How to Prepare Bermuda Grass for Spring


Bermudagrass is a high-temperature plant that can withstand drought. The perennial grass will brown during the winter months but come back to a lush green when daytime temperatures begin to exceed 60 degrees F. Preparing Bermudagrass for the spring should be part of a routine maintenance for general lawn care. The more preseason care given to the grass, the more responsive it will be during the hot months of summer for performance and overall appearance.

Step 1

Conduct a soil test for best results in correcting soil fertility and pH levels. Collect soil samples from various areas throughout the Bermudagrass lawn. Send those samples to your local agricultural extension service. You will receive the results in four to six weeks. The soil test will give you specific recommendations for your soil type.

Step 2

Attach a thatching blade to the lawnmower. Follow the manufacturer's instructions for correct installation. Run the mower over the Bermudagrass in one direction only.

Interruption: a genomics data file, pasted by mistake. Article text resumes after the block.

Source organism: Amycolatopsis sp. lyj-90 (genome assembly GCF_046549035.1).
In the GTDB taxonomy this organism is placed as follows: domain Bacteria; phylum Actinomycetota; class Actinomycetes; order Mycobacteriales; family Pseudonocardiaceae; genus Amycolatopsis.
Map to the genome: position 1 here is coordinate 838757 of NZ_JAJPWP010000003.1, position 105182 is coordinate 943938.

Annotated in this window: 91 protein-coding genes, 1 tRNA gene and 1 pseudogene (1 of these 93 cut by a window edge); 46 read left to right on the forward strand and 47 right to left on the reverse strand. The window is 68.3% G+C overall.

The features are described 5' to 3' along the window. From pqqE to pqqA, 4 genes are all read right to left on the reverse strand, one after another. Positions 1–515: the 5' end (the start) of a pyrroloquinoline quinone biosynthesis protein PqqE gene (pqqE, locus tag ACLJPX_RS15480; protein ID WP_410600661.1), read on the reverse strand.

Step 3

Remove the thatched material using the leaf rake. Collect the material and create a compost pile. The fully composted thatch material can be added back onto the lawn in the late fall after it has amply decomposed.

Step 4

Apply the recommended amount of nitrogen-based fertilizer to the thatched Bermuda grass. If no soil test was conducted, add 1 lb. to 11/2 lbs. per 1000 square feet for an extremely lush lawn. Apply no less than ½ lb. per 1000 square feet.

Step 5

Adjust the pH level if the soil is slightly acidic by adding limestone to the lawn. Bermudagrass will grow best in soil with pH levels between 6.5 and 8.0.

Things You'll Need

  • Soil test
  • Thatching blade for lawn mower
  • Leaf rake
  • Nitrogen fertilizer
  • Limestone (optional)


  • Texas Cooperative Extension: Bermudagrass
  • University of Missouri Extension Service: Bermudagrass
Keywords: grow grass, sports grass, hot weather grass

About this Author

G. K. Bayne is a freelance writer, currently writing for Demand Studios where her expertise in back-to-basics, computers and electrical equipment are the basis of her body of work. Bayne began her writing career in 1975 and has written for Demand since 2007.